A small, fascinating book by Erwin Lutzer, pastor of the famed Moody Church in Chicago, will surprise many readers before they reach the first page.
When a Nation Forgets God: 7 Lessons We Must Learn From Nazi Germany (Moody Publishers, 2009) is paperbound in a stark, black cover, with the monochrome photo of a hand upraised in the “Hitler salute” adopted in the 1930s, and is an immediate challenge: what could we possibly learn from a regime that was perhaps the zenith of modern-day evil? A criminal enterprise that engineered the murder of 6 million Jews, the murder of millions of other “unfit” people, and a war whose global death toll was in the tens of millions couldn’t have anything to teach us, right?
Lutzer—a gracious man who, when we met a few years ago, had very nice things to say about Adventists and his guest-speaking experience at Andrews University—is no advocate of Hitler’s methods or policies. Instead, he outlines that when a nation forgets its God-centered roots—for example, that citizens “are endowed by their Creator with certain unalienable Rights,” as Thomas Jefferson wrote 234 years ago—we risk allowing our freedoms to be subsumed by the state and its control.
It’s worth remembering, in these days of high unemployment and the aftereffects of a real estate market crash, that the wave that swept Hitler’s National Socialists into power was fueled by severe economic discord. Weimar Germany’s legendary hyperinflation is the stuff of old newsreels, photos, and currency collections, but its pain was very real: workers were paid sometimes twice daily, with wives scurrying to shops to buy bread before the morning’s banknotes became worthless. When a dynamic, young orator stepped forth with a plan to restore national pride, millions followed.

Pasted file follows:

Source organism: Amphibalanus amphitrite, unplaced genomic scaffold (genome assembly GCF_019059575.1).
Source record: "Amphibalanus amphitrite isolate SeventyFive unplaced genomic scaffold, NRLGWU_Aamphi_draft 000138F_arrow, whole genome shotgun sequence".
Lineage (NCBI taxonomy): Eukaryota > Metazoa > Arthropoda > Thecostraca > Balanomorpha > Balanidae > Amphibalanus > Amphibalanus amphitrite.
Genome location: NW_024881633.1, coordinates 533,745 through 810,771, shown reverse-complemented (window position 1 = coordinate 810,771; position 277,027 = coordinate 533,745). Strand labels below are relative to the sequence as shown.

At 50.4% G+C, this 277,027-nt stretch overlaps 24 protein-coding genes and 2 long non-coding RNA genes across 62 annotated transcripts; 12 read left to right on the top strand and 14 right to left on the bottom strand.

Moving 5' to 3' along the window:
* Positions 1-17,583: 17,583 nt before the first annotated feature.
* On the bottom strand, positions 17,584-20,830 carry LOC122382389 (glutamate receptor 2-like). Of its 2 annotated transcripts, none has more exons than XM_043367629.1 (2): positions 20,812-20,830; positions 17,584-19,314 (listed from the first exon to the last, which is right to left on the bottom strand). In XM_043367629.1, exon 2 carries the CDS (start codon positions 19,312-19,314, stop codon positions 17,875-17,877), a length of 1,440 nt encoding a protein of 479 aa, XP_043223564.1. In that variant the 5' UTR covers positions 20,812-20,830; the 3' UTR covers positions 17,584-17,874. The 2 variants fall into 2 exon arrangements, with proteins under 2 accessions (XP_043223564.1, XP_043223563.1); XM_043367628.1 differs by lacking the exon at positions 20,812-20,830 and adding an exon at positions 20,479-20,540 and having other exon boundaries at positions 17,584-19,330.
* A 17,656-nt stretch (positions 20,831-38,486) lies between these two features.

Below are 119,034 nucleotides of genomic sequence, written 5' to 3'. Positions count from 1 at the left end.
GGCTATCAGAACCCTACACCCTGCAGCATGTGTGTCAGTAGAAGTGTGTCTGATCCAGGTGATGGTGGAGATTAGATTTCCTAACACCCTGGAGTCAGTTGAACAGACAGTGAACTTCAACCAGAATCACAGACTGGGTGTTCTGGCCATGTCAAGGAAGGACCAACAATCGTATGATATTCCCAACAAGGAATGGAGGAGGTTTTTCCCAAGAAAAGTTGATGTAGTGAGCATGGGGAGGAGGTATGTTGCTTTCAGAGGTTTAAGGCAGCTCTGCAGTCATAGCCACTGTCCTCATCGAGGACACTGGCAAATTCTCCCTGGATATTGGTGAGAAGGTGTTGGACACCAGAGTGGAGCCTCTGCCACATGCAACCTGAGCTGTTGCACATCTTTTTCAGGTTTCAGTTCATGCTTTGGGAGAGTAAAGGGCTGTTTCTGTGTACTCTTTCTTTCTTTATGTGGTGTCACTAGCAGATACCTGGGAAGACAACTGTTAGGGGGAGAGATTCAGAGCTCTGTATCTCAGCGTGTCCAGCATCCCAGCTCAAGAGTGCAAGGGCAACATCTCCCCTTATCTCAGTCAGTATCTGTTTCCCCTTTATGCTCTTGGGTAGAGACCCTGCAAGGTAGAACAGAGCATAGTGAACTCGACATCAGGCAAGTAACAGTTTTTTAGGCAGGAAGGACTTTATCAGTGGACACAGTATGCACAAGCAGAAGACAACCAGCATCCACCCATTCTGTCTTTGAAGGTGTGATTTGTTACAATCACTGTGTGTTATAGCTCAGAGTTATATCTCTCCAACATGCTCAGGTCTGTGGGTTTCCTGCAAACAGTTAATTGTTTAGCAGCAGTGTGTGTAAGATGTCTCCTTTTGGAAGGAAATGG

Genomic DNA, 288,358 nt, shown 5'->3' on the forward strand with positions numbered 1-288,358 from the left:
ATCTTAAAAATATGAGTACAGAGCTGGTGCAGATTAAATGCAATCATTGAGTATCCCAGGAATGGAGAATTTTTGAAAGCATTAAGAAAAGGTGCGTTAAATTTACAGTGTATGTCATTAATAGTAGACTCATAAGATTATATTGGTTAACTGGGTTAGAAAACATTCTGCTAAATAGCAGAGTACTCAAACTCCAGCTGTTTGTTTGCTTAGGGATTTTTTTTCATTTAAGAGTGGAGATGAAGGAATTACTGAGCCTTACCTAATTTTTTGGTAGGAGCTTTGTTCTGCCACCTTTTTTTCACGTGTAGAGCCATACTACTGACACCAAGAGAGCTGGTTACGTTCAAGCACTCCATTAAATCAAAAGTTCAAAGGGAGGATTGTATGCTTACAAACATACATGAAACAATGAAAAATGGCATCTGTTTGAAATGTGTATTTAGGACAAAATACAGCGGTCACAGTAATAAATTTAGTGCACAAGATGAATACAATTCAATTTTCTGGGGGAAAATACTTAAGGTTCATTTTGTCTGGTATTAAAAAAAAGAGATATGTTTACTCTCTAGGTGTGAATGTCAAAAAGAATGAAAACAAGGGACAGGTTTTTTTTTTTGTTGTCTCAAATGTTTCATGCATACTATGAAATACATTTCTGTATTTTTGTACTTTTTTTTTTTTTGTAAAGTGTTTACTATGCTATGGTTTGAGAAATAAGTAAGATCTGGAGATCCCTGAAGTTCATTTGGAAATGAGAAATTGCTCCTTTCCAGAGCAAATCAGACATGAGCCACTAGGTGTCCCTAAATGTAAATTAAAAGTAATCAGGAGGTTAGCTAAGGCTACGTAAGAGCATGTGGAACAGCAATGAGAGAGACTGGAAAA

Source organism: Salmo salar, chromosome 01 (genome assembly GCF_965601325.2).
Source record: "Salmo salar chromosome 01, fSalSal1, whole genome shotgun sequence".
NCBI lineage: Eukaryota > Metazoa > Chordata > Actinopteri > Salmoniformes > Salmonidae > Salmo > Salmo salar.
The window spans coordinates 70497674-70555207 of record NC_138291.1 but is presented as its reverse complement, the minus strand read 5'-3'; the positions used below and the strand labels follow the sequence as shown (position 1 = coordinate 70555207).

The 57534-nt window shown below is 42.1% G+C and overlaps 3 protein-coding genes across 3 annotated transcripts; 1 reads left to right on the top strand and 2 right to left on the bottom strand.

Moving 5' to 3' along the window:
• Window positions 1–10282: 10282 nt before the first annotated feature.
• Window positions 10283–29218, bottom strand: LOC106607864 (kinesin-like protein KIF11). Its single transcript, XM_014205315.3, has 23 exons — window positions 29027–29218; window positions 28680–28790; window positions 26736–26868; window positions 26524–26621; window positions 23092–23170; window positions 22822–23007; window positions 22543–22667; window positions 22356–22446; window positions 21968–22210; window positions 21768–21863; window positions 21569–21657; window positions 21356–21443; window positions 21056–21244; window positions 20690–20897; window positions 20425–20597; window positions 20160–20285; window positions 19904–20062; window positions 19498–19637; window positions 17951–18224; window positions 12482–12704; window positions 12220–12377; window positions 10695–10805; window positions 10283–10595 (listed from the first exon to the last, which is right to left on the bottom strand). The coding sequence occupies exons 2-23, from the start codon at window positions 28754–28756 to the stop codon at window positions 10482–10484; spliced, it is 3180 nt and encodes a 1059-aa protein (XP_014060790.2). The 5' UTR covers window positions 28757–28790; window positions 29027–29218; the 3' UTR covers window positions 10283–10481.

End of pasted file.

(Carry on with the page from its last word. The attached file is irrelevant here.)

Such dangers remain in this present age: our economy and our nation are hurting; and while we hope, pray, and work for recovery, nothing is guaranteed. A further shock to the system could lead to the rise of a “benevolent” leader who promises “economic justice” at the expense of liberty, entrepreneurial freedom, even religious rights. (Could such a leader “suggest” that we all take Sundays off as a national day of rest, under the guise of helping working families? It wouldn’t be that far of a stretch!)
Of the many topics addressed in Lutzer’s book, which is a brisk, quick, and bracing read, one other comes to mind: that parents, not the state, “are responsible for a child’s training.” Before, during, and after the Hitler era, home schooling was outlawed, a prohibition that traces its roots to a nineteenth-century desire for “standardized” education and societal advancement. (In January 2010 a Tennessee immigration judge granted political asylum to a German Christian family that wanted to homeschool their children but were harassed and fined thousands of Euros by German authorities.*)
We Adventists have a great refuge in our educational network. But our believers who do not have such access must have their right to instruct their children preserved.
Those who naively believe a federally guided “village” will raise their children with sympathy for Adventist values or Christian principles may well shed copious tears later when they discover their error. This world is not our home; its values are not the values of the Christian; and our great challenge—and high calling—is to stand athwart modern secularism and say, “No.”
The cost of ignoring this challenge, of assuming that any politician, or party, or platform, will guard our liberties better than we ourselves, could be grave indeed. Read Lutzer’s book—which I believe is as prophetic a warning as you’ll find coming from a contemporary pen—and you’ll see.
*Daniel Nasaw, “U.S. Grants Home Schooling German Family Political Asylum,” The Guardian, Jan. 27, 2010, http://bit.ly/dxjBXm, accessed online Oct. 7, 2010.
Mark A. Kellner is the news editor for the Adventist Review. This article was published November 11, 2010.